Leroy had just finished taking a final look through the checkout paperwork and inspecting the stragglers among the group. Fifteen minutes before the first briefing was the show time for mounted patrols, and he'd made it clear that he expected everyone to be there an additional fifteen minutes previous to that. Two had shown up only ten minutes before the show time, so he'd made a note to himself to be sure to counsel them on it.
Jack and Tooth knew they were in for a reaming, even though at five minutes late by the LT's standards, they'd still been ten minutes earlier than everybody else on the goddamned base. They both sighed when they saw they'd ended up in the same truck as the anal-retentive lieutenant. Tooth made a show of dry heaving, but quit when the heat made him feel like it might go beyond theatrics.
"Man," Jack said, turning 360 degrees in place so Tooth could check his gear, "Fuck this."
Tooth nodded, swatted Jack's helmet in a nonverbal OK, and did a jig of his own to make sure everything was tied, strapped, and snapped down just the way he wanted it.
Ahmad Ahmadzai had never been outside of a fifty mile radius in his entire life, and even then it had only been a brief trip with his father on business. It had made him feel important, going on that trip.
The frequency with which his parents discussed potential marriages had plummeted, which he took to be a good sign - they must have found someone. Ahmad assumed that his father had done well on the business trip, and had finally made enough to start seriously planning the wedding. He felt extra grown-up when he told himself that he had been a part of the business trip that had made enough money for him to be married, or at least engaged, at ten years old.
He wondered when he would meet his future wife's family. He wondered when he would be able to grow a beard. He worried that he wouldn't have a beard at his own wedding, but then he worried about having to wait that long.
Tooth focused on the road. It was his only job. No radios. No weapons. Nothing but driving, which was a difficult enough task if anything went wrong that it was insane to try to do anything else at the same time. They had drilled this into Tooth's head so permanently at Ft. Lost-in-the-woods that he was sure he'd be ruined for life, unable to listen to music in traffic or talk to passengers ever again.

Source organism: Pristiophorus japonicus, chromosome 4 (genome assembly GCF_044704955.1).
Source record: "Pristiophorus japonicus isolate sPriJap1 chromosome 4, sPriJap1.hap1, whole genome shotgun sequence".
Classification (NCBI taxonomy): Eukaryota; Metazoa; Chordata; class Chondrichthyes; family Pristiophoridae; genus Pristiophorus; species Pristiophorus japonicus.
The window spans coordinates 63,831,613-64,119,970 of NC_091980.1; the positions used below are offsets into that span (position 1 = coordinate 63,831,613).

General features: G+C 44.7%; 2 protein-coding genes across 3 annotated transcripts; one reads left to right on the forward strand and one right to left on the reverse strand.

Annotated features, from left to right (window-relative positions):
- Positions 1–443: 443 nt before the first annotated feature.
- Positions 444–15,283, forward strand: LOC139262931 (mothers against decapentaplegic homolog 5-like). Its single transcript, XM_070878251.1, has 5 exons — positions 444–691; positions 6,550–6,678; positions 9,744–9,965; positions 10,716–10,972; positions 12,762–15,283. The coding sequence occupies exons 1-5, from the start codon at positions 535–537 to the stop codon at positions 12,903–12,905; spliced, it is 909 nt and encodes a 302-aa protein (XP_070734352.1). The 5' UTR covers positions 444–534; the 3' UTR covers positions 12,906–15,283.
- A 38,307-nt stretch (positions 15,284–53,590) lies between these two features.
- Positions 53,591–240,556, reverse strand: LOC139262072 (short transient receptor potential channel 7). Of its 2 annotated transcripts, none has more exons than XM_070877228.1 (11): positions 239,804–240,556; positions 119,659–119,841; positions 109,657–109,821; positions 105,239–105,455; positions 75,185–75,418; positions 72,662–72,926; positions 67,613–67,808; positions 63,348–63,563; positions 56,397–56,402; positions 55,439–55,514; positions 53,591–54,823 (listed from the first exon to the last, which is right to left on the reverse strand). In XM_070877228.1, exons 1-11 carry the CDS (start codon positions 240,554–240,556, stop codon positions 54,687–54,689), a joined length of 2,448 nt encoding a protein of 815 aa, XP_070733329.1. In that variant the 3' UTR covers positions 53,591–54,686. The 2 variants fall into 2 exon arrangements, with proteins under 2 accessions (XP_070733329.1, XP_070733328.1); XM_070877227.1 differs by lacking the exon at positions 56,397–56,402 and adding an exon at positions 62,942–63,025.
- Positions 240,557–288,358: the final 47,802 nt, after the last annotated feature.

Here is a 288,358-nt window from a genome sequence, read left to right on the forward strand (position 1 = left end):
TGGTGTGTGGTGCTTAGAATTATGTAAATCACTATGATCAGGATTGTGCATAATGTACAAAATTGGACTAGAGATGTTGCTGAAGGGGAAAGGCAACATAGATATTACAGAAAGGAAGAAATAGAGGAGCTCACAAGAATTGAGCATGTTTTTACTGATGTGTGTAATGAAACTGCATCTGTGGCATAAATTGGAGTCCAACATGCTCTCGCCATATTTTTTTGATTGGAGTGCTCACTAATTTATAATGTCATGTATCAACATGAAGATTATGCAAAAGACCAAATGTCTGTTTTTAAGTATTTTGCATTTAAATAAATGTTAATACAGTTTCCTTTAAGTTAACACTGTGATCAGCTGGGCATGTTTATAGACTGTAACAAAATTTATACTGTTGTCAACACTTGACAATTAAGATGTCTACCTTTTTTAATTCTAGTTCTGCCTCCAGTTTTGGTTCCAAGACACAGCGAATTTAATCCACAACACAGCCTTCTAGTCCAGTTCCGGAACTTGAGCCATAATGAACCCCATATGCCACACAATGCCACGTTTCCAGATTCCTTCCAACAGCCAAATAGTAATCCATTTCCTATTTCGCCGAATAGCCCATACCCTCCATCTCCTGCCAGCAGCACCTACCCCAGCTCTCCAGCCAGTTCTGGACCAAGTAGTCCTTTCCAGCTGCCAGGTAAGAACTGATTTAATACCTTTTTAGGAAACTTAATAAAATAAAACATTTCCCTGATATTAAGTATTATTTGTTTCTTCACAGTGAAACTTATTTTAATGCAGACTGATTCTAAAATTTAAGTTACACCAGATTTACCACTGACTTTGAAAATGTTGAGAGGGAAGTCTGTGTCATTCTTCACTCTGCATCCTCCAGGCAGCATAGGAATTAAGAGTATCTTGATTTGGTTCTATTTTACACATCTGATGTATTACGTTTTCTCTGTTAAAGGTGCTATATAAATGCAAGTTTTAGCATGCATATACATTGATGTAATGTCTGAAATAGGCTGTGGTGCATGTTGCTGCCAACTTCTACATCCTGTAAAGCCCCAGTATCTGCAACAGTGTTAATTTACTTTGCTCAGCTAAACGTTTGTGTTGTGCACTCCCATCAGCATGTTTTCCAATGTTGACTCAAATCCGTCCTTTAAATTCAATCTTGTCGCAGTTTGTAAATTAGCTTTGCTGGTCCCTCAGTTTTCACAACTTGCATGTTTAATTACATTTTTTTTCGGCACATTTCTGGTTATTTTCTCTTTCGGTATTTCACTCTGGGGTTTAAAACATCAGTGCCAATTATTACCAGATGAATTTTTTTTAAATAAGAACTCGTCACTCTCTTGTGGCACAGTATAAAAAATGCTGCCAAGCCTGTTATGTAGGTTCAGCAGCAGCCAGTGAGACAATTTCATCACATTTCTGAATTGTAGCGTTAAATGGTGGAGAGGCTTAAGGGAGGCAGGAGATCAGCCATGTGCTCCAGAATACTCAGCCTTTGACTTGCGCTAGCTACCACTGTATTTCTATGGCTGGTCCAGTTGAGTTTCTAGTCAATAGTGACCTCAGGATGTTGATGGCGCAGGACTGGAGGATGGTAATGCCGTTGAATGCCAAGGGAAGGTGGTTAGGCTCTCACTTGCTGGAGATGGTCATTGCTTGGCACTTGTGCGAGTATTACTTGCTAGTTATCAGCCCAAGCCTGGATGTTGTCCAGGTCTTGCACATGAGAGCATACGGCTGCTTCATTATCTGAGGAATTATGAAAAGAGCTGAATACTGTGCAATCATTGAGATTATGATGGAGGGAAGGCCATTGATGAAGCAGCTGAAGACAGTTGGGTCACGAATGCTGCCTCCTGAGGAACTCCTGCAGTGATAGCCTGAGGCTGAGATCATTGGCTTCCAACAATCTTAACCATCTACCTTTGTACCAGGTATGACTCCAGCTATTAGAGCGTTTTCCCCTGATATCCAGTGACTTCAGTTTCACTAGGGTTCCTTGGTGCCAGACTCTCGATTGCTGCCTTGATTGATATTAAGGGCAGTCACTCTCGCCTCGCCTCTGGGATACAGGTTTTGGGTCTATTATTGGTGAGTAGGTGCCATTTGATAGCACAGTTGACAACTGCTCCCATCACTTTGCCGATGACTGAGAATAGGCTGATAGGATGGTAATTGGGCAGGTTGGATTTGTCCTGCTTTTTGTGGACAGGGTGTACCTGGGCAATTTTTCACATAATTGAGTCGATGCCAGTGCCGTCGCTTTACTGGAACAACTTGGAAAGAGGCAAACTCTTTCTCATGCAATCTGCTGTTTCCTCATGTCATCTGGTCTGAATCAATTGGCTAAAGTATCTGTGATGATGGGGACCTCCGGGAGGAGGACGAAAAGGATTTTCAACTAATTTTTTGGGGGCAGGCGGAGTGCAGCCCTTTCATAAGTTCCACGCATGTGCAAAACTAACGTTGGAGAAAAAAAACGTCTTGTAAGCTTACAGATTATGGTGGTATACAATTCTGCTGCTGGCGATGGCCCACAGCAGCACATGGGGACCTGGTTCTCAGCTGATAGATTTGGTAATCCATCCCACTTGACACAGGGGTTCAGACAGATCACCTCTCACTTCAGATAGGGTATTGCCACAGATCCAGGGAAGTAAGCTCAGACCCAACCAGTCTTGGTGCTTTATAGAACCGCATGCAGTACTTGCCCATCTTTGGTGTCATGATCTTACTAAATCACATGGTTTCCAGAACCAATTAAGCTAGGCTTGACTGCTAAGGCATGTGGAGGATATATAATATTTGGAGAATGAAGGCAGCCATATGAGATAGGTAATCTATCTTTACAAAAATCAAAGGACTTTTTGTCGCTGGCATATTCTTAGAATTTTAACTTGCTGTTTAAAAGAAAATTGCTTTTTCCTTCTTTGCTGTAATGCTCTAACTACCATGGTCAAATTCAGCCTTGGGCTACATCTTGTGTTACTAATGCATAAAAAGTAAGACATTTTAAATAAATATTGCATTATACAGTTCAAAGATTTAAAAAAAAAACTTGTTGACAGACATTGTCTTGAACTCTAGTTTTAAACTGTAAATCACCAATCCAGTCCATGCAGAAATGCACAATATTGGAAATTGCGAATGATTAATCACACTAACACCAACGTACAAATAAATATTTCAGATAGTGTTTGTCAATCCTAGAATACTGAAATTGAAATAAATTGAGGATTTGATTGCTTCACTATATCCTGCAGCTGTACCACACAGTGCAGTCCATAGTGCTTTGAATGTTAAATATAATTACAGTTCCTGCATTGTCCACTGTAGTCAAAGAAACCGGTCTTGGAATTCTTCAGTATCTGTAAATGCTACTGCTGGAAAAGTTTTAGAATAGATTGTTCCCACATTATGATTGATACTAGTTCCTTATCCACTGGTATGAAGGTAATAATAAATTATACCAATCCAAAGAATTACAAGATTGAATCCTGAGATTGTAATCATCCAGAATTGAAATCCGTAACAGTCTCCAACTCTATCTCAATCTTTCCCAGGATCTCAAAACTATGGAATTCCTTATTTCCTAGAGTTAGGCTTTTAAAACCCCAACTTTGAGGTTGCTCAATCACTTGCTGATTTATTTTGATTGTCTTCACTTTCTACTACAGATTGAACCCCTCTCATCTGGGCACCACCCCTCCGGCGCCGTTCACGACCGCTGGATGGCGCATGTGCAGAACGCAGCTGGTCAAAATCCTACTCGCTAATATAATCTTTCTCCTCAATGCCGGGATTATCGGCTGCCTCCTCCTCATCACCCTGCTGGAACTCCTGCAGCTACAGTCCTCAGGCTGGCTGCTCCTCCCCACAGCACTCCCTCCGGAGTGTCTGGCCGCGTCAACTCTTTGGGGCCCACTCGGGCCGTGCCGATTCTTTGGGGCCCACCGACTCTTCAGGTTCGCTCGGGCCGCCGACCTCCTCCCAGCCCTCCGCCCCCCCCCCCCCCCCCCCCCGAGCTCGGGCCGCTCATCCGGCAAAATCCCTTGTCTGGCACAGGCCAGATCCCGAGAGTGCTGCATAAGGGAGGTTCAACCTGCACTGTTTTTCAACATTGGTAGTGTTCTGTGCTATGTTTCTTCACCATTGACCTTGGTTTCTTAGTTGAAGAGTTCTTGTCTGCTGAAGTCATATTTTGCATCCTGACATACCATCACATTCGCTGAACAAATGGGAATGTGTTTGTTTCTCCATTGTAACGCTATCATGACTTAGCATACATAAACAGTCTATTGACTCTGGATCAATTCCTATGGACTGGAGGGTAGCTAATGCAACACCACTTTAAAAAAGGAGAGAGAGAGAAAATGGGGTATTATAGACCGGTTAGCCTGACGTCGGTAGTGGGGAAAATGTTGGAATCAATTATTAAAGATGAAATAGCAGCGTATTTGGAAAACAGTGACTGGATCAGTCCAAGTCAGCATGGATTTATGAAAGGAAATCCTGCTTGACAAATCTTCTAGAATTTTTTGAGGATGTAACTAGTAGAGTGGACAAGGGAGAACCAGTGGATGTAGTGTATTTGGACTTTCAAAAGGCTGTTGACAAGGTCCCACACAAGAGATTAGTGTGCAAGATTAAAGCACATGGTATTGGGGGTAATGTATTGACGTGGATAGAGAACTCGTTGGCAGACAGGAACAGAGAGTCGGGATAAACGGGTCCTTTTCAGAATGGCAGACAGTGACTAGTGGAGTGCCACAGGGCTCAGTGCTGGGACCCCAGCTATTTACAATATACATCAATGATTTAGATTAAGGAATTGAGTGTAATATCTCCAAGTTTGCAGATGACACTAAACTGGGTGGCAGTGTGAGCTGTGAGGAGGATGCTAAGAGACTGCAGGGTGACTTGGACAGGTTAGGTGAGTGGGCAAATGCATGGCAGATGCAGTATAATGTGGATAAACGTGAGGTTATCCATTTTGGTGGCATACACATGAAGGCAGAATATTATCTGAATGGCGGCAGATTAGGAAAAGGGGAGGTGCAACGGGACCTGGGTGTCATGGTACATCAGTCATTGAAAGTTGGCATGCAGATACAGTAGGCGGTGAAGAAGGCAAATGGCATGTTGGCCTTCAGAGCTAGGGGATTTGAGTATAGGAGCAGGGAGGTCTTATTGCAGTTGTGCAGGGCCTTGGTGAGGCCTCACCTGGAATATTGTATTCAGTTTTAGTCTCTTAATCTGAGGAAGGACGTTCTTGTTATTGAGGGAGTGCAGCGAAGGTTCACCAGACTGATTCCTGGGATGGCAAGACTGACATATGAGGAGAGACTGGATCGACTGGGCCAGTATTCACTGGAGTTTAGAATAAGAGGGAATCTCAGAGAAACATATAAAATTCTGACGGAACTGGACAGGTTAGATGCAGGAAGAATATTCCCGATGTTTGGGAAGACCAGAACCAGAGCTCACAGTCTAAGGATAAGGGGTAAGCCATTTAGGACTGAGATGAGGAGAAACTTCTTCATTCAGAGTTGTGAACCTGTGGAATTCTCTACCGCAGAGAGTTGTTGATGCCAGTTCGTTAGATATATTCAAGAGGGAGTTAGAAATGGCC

To his right was the LT, sitting #2 and manning radios. Jack was up in the turret, standing on the piles of shit they were hauling across town to one of the smaller FOBs as part of the patrol.
They'd gone over the plan three times, even though they'd done the same thing a hundred more. Drive from the base to the outpost, remain overnight, then drive home the next morning. It was less than fifty miles as the crow flies, but that didn't mean shit here. It was going to be an all-day nightmare. It was already hot when they'd started at 10am, the latest end of the random time changes that the LT insisted they make. They always got a three hour window and were only told what time they were actually leaving the night before.
It was one of the things the LT did that kept them alive, even if it was a pain in the dick. Leaving from the same gate at the same time was stupid when the people trying to kill you have nothing better to do than watch you like hungry dogs at a taco stand.
Hungry dogs with RPGs and heavy machineguns smuggled into range one part at a time over weeks and weeks.
Ahmad's father had woken him up early that morning, telling him that there was a big day coming. When Ahmad asked him what the big day was, his father had only shaken his head and pressed his lips together, a common expression from the man.
You got the same reaction whether you were discussing how bad of a beating you were about to get, or, say, wedding preparations.